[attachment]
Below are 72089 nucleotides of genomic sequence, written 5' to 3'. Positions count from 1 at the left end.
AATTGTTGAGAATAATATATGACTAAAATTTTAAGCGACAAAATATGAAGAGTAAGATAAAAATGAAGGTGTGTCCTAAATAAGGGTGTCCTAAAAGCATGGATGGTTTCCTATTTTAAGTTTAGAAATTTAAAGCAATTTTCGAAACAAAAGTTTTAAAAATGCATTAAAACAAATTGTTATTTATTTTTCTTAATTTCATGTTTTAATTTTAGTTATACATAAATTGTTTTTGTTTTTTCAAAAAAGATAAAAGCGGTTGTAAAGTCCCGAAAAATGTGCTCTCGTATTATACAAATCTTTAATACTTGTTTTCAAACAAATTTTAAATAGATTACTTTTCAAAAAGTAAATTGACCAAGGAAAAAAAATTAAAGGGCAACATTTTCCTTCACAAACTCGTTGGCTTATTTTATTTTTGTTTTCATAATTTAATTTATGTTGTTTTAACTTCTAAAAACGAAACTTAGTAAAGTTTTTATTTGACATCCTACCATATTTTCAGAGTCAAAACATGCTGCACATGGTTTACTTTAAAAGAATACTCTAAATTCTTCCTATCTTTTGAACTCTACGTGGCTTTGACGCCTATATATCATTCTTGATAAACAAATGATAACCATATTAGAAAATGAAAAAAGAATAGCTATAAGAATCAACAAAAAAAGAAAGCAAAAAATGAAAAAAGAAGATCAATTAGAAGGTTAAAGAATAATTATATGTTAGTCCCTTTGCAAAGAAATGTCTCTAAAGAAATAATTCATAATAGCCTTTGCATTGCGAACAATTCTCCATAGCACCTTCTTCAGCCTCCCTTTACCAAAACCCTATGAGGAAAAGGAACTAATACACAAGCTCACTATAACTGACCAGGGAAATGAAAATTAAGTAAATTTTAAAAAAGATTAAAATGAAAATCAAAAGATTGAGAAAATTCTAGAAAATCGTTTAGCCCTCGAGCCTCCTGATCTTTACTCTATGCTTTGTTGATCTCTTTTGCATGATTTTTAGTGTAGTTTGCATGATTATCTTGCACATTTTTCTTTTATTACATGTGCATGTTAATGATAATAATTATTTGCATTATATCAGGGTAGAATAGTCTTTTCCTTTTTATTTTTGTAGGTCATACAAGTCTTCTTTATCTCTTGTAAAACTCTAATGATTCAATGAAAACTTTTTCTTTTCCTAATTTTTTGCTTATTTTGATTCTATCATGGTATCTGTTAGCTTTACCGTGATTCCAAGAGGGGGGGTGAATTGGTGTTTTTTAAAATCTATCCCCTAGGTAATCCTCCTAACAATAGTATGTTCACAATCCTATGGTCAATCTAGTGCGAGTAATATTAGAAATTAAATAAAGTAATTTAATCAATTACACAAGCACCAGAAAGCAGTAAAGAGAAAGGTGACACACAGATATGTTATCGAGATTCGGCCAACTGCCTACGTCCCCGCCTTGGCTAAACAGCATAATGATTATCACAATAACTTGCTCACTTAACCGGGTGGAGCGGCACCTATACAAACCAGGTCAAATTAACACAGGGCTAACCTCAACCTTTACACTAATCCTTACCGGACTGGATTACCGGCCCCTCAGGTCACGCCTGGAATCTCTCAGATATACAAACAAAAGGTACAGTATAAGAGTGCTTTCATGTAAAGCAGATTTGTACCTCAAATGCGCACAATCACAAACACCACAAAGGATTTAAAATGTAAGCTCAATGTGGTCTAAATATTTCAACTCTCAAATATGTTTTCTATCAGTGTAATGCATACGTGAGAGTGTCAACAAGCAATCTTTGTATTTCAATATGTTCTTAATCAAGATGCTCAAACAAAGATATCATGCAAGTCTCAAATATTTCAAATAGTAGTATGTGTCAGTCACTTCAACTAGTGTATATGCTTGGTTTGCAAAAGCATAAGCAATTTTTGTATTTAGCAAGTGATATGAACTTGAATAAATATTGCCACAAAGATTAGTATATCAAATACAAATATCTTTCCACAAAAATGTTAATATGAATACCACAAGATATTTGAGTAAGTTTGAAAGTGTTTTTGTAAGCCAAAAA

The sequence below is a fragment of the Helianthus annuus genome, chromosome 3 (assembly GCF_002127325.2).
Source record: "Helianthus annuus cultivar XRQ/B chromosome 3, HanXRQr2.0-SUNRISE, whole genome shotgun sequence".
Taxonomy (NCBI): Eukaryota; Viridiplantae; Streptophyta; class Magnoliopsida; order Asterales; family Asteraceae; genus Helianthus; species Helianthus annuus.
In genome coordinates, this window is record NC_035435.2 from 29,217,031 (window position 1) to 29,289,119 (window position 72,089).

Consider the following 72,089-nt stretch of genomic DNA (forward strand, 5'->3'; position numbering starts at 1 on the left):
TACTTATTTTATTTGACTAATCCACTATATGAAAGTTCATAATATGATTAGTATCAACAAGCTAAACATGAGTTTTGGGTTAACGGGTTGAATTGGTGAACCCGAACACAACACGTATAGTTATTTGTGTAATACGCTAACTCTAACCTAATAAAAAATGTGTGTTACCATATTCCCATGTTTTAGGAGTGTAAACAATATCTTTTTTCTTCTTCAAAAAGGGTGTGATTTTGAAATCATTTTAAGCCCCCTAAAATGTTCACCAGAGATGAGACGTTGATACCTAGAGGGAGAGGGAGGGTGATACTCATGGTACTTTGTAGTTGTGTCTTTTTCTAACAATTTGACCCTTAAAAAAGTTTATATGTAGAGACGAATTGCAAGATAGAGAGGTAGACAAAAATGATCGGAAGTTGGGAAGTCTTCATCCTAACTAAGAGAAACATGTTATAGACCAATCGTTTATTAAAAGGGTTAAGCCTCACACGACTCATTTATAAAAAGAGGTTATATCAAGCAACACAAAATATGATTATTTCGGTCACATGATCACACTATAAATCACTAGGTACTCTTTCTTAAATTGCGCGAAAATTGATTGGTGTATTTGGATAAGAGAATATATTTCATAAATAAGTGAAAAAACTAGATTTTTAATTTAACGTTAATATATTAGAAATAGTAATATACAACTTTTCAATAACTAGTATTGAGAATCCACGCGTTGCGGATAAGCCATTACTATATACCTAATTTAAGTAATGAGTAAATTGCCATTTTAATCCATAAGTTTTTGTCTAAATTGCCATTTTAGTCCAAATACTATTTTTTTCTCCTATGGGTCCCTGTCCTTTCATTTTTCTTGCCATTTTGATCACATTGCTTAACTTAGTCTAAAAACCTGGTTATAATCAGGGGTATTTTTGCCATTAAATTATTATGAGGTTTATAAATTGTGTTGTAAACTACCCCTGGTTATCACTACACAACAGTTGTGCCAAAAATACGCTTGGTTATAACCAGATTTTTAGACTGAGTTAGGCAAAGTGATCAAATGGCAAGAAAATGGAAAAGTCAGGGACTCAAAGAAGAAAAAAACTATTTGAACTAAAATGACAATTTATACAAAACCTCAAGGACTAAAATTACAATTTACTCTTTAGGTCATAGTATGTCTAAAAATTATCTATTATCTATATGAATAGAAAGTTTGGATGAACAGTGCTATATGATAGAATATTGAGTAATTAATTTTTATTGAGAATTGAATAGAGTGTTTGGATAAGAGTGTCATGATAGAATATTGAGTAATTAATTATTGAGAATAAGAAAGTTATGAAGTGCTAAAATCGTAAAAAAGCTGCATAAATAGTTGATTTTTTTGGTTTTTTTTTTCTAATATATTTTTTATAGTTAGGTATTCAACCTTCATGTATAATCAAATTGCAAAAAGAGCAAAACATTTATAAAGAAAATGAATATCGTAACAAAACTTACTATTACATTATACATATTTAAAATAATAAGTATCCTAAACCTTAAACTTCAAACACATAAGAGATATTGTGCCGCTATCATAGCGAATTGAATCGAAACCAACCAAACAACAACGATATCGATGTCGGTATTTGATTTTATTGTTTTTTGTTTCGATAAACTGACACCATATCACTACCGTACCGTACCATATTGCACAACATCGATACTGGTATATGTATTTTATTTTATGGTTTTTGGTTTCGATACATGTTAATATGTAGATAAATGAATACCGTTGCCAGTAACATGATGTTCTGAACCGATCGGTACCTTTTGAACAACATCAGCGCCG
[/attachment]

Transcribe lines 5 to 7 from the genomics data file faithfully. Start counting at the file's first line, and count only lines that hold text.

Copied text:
Taxonomy (NCBI): Eukaryota; Viridiplantae; Streptophyta; class Magnoliopsida; order Asterales; family Asteraceae; genus Helianthus; species Helianthus annuus.
In genome coordinates, this window is record NC_035435.2 from 29,217,031 (window position 1) to 29,289,119 (window position 72,089).

Consider the following 72,089-nt stretch of genomic DNA (forward strand, 5'->3'; position numbering starts at 1 on the left):